The Aspects Of Buying Or Selling A Dental Practice You Need To Understand

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The Aspects Of Buying Or Selling A Dental Practice You Need To Understand

Author: Lareab Mahmood

Key Contact: John Grant

Planning to buy or sell a dental practice can be a daunting experience. With so much at stake, it is important to understand the key aspects involved in a dental transaction. From the legal elements to the financial considerations, there are some key areas to consider.

Legal considerations

There are a number of legal matters to consider when buying or selling a dental practice. These include items such as such as contracts, share purchase agreements, due diligence and regulatory compliance. It is essential that the buyer is properly advised on all legal aspects of the purchase to ensure that they are fully aware of the position and legally protected. Likewise, the seller should also seek legal advice to ensure that their rights and interests are protected.

Financial considerations

The financial elements of a dental practice transaction should not be taken lightly. For a buyer, it is important to understand how much they are willing to spend on the purchase and secure the necessary financing. For sellers, it is important to ensure that the sale price meets the true market value and the terms of the sale are agreeable. It is also crucial that both parties engage specialist dental accountants in order to structure the transaction to be tax efficient, ensuring that it is more financially viable and streamlined.

For buyers, it is crucial to note that that you will incur costs for additional expenses on top of professional fees. These include property searches such as local authority search, water and drainage search, environmental searches, chancel repair searches and many more. It is important to conduct these, as they can help a potential buyer understand the current and potential risks associated with the property. The searches can reveal matters that may impact the purchase, such as legal encumbrances, environmental concerns and planning/building concerns. Knowing this information can help the buyer make an informed decision when it comes to purchasing the property. 

Transition considerations

When buying or selling a dental practice, it is important to consider the transfer of patients, staff, equipment and assets. The transition should be as easy and seamless as possible to ensure that third parties are not detrimentally impacted. The buyer should plan how they are going to manage the practice after completion of the transaction, and the seller should ensure that they have a plan in place (such as staying on at the practice for a short term), so that the transition goes as smoothly as possible.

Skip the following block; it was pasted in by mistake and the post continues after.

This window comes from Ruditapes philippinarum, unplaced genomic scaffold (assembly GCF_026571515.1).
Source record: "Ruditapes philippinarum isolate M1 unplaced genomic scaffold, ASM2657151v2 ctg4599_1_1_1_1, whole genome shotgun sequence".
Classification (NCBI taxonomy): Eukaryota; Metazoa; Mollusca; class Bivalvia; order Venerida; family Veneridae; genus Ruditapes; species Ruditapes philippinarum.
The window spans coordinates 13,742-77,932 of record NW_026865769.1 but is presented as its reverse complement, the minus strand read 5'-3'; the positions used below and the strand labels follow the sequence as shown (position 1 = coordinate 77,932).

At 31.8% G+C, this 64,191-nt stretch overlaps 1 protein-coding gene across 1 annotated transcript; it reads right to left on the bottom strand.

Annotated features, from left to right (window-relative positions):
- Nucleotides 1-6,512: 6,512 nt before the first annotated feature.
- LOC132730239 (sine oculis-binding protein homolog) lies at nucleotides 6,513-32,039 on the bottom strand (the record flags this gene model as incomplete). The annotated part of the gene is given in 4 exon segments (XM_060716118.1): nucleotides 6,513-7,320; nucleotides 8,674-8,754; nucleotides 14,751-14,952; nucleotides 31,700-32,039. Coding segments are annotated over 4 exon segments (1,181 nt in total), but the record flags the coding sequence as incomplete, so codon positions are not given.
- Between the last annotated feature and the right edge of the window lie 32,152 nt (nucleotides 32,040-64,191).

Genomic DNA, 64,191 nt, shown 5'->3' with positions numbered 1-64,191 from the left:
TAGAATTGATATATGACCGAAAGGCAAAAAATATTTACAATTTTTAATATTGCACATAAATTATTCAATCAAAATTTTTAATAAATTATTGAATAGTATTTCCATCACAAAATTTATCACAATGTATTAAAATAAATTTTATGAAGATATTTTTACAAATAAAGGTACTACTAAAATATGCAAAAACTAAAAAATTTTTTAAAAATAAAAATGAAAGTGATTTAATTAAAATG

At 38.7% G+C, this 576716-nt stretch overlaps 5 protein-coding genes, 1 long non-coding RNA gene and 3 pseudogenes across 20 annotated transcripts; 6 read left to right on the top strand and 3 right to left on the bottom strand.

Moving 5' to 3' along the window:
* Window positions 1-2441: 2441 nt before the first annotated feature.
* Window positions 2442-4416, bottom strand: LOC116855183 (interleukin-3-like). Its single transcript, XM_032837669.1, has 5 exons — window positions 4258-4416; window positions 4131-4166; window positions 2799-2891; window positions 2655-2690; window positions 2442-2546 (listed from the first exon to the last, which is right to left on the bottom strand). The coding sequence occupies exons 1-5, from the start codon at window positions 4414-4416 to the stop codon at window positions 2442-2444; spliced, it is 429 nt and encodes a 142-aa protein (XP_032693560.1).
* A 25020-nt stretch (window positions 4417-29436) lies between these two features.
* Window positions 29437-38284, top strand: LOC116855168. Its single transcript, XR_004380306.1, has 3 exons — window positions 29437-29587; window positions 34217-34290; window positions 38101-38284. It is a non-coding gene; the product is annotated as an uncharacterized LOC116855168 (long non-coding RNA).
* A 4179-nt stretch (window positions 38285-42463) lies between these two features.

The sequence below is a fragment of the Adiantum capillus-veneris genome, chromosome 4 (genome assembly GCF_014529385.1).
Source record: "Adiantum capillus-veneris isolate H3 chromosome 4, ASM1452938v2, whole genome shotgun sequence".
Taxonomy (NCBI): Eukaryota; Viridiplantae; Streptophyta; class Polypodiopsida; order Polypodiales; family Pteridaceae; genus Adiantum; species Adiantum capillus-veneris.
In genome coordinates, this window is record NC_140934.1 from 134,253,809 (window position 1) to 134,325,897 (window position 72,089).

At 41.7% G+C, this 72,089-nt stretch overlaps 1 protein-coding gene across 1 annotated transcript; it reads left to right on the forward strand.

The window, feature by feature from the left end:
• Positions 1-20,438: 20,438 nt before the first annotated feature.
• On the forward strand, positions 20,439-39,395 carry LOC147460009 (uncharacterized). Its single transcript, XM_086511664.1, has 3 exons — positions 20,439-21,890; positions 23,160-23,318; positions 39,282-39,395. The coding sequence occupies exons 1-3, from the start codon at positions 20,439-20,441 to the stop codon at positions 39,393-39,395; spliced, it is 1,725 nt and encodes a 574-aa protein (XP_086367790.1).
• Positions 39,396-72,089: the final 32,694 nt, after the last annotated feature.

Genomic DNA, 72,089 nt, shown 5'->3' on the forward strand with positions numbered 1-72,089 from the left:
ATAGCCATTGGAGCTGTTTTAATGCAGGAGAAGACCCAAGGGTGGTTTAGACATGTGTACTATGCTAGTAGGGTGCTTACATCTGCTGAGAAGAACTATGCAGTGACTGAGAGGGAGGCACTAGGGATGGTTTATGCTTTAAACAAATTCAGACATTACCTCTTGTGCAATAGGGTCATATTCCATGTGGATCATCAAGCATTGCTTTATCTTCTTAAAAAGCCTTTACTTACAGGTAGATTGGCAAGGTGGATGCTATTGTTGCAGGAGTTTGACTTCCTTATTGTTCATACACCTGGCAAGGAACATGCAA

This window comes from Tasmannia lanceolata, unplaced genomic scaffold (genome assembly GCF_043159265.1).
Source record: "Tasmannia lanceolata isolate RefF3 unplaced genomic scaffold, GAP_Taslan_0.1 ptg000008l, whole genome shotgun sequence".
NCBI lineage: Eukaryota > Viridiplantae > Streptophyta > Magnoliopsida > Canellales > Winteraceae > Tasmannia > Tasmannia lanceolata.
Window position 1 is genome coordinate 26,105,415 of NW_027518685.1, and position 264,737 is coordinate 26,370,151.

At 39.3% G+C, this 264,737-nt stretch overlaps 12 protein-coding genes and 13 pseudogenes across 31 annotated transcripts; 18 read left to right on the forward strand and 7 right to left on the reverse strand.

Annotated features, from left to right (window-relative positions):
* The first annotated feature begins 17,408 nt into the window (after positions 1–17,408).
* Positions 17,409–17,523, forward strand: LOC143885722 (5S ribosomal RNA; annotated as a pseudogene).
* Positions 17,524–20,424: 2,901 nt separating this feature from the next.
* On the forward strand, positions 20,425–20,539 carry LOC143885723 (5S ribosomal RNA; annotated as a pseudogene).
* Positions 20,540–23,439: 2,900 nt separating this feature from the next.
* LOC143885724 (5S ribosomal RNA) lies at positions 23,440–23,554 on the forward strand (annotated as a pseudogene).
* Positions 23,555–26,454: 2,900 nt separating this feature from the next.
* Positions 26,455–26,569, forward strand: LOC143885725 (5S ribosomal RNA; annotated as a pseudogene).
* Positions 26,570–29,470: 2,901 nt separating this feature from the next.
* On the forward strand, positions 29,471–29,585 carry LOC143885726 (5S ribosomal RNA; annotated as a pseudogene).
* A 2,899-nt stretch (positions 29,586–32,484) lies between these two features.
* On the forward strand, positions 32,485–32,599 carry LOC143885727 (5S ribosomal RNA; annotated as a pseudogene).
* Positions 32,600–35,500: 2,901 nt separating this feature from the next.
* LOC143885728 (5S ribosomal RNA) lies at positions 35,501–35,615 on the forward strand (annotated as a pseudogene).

Why is due diligence important?

Due diligence is an essential part of any transaction to ensure that all parties involved are making informed decisions and are aware of any potential risks or consequences associated with the deal. The process helps to identify any areas of concern that could cause complications, such as financial or compliance issues, or any potential threats of litigation.

It is important for buyers to be aware of any potential risks that may arise before the transaction completes. Additionally, due diligence can help protect the seller by providing a detailed overview of the financial assets and liabilities of the transaction and the parties involved. If any risks or liabilities are uncovered, the parties can take action to minimise or eliminate such risks prior to completion.

In essence, due diligence is vital to ensure all parties have a detailed understanding of the transaction they are proposing to enter into.

Some of the key areas that both the seller and buyer should cover in the due diligence exercise are as follows:

Property:

  • Is it owned or occupied?
  • Does it have the appropriate planning consent to be used as a dental practice?

Equipment

  • Inventory to be requested, including assets of dental equipment and details of maintenance. For example, dental chairs, autoclaves and x-ray machines

Insurance

  • Copies of all insurance certificates, including building, employer’s liability and public liability

Contracts

  • Copies of all commercial contracts, such as third-party supplier contracts – for example, a contract for the disposal of clinical waste.
  • Employees and associates’ contracts. These should outline details of salaries, years of service and working hours. For associates, they should also include confirmation of self-employed status.

CQC

  • Registrations details and inspection reports

Knowing what to look for and how to prepare eases the path of a sale or purchase and help avoid any unpleasant surprises. By following these key aspects, you can ensure a successful transaction.

If you have any questions about legal issues surrounding the sale or purchase of a transaction, contact our experts here.

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